Based on the unusual clinical description of this lesion, another one interpretation might be malignant transformation of a pericardial cyst.  Sisson et al. describes intrapericardial cysts as unilocular or multilocular cysts lined by reactive mesothelium supported by a small amount of fibrous stroma.17 


Another differential for mediastinal neoplasia is ectopic thyroid carcinoma. Investigation into intrapericardial neoplasia in dogs found a single case of ectopic thyroid carcinoma as well as a single case of mesothelioma.8 Development of a papillary carcinoma from ectopic thyroid tissue within a branchial cyst has been documented in humans.13 Branchial pouches are embryologic structures that develop into various parts of the head and neck, including medullary C-cells of the thyroid gland.1 Medullary and follicular thyroid carcinomas have been found to be both cytokeratin and vimentin positive using immunohistochemistry.4,5,16  Expression of vimentin in carcinomas is believed to facilitate in tumor progression, namely the phenomenon of epithelial-mesenchymal transformation (EMT).  Immunohistochemistry for thyroglobulin and calcitonin was not performed on this mass.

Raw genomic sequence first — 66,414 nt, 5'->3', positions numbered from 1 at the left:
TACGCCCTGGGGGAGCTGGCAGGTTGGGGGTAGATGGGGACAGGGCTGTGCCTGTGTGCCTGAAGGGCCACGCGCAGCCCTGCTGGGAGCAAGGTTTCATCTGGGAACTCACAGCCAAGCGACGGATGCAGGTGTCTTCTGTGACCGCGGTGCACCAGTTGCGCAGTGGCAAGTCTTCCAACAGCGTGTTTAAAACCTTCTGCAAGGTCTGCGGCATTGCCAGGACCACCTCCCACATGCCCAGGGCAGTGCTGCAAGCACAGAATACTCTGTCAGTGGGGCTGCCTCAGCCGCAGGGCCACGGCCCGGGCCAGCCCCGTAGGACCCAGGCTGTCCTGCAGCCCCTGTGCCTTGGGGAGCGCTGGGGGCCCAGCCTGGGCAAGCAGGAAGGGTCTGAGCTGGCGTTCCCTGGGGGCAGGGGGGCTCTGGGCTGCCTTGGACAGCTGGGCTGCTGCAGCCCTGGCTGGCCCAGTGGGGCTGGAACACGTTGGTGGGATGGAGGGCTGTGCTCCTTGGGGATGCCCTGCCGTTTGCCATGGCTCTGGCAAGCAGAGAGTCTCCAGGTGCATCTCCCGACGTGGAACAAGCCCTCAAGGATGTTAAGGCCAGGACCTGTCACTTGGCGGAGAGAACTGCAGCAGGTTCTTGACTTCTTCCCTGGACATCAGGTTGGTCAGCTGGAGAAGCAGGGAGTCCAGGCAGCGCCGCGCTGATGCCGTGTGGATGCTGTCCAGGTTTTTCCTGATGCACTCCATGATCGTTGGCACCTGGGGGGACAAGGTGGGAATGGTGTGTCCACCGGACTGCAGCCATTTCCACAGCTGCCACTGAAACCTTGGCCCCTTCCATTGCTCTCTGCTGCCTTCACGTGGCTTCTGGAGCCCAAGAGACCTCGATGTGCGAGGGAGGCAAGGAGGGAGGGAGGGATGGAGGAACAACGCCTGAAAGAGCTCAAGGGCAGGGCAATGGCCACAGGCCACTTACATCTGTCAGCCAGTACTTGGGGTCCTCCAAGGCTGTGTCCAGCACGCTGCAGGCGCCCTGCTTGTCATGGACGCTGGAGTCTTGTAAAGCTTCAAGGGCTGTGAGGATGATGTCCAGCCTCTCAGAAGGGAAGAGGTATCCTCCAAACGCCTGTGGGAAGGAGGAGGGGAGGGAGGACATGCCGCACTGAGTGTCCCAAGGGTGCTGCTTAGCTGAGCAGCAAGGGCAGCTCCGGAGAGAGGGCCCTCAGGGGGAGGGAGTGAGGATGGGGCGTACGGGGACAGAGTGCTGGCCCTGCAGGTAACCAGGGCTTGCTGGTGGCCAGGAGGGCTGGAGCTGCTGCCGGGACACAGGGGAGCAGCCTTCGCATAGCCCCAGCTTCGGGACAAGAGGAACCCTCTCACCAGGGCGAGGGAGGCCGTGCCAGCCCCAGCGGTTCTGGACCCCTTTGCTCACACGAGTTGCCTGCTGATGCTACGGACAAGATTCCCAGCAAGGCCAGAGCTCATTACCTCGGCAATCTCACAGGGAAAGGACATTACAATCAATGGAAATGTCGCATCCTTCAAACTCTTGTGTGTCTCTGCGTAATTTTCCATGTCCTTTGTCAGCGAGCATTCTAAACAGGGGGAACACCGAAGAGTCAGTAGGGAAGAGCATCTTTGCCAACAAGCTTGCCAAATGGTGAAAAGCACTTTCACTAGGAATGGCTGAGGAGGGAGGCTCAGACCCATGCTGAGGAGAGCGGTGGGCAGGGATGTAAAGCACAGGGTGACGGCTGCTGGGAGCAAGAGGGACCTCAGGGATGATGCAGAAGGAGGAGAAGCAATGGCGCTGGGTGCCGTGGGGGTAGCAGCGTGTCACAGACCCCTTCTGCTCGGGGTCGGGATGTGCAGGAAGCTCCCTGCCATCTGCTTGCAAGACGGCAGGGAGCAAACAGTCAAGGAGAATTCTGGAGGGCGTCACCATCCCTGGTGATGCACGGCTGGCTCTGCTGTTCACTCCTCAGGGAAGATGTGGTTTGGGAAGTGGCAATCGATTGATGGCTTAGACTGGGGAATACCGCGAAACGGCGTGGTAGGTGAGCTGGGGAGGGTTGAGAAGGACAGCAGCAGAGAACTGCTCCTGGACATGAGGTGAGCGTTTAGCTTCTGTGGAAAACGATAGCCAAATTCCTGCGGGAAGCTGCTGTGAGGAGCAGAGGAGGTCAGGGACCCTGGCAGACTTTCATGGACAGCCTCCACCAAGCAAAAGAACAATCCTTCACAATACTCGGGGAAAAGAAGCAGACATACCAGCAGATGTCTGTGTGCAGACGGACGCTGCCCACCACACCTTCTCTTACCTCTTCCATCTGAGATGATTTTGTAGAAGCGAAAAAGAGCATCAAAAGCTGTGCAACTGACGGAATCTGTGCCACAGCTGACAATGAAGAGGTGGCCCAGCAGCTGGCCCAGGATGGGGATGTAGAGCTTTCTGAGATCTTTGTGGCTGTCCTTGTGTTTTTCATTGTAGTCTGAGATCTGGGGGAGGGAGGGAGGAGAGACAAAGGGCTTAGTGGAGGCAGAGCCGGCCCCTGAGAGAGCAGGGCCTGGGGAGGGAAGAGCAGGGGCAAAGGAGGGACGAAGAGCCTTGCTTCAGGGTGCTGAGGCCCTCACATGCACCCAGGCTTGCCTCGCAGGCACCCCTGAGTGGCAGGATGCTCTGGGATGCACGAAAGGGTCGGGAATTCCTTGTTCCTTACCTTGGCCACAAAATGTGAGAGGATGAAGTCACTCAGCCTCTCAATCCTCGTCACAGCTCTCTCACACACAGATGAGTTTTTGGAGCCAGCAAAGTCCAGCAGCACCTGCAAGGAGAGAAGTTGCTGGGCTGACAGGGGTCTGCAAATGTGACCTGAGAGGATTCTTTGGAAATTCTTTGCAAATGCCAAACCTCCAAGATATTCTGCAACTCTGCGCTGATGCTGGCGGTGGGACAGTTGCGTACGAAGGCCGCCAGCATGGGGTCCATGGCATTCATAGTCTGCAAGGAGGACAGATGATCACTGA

JPC Diagnosis: 1. Pericardium: Mesothelioma, Siberian husky (Canis familiaris), canine.

2. Pericardial fat: Branchial cysts, multiple.


Conference Comment: Mesotheliomas have been reported arising from the pleura, pericardium, and peritoneum, as well as the mesothelial lining of the visceral vaginal tunic (an invagination of the peritoneum) of the testis.2, 14, 19 Of the four locations, mesotheliomas of the peritoneum are most common in domestic animals. Affected animals typically present for peritoneal fluid (ascites), which is characterized cytologically by reactive epithelial-like or mesenchymal-like cells. Cytologic distinction between reactive and neoplastic mesothelial cells is notoriously difficult.